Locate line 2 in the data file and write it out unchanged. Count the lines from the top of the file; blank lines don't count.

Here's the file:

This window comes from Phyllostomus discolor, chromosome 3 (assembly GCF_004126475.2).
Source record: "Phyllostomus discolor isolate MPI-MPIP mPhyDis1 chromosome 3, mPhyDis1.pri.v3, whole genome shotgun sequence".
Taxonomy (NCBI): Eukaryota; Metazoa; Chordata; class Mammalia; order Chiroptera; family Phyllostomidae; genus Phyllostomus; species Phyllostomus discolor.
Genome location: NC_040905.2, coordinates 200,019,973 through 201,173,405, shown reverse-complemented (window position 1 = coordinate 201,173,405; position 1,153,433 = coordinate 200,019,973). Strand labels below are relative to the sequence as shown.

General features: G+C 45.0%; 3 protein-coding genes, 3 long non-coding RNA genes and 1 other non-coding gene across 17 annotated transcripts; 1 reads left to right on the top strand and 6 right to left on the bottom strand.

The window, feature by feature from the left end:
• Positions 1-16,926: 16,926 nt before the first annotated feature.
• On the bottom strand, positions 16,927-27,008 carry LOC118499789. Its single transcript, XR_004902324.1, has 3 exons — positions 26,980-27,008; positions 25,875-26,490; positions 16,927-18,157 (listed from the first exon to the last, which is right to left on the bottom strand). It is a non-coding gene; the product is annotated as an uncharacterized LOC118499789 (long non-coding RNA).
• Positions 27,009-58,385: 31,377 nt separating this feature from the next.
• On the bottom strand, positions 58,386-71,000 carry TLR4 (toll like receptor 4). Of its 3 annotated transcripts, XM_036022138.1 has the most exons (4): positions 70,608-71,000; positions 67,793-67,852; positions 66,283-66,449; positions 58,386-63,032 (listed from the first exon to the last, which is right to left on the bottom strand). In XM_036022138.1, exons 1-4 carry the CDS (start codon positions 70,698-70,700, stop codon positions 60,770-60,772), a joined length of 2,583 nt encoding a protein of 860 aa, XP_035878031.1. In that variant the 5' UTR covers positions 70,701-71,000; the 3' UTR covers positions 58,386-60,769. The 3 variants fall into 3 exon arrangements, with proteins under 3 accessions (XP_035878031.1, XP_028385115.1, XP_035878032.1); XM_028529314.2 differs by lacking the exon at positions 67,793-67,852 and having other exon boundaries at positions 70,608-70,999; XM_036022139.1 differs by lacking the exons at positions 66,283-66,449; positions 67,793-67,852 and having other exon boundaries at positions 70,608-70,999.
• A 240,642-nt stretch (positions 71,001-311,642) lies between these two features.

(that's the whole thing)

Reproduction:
Source record: "Phyllostomus discolor isolate MPI-MPIP mPhyDis1 chromosome 3, mPhyDis1.pri.v3, whole genome shotgun sequence".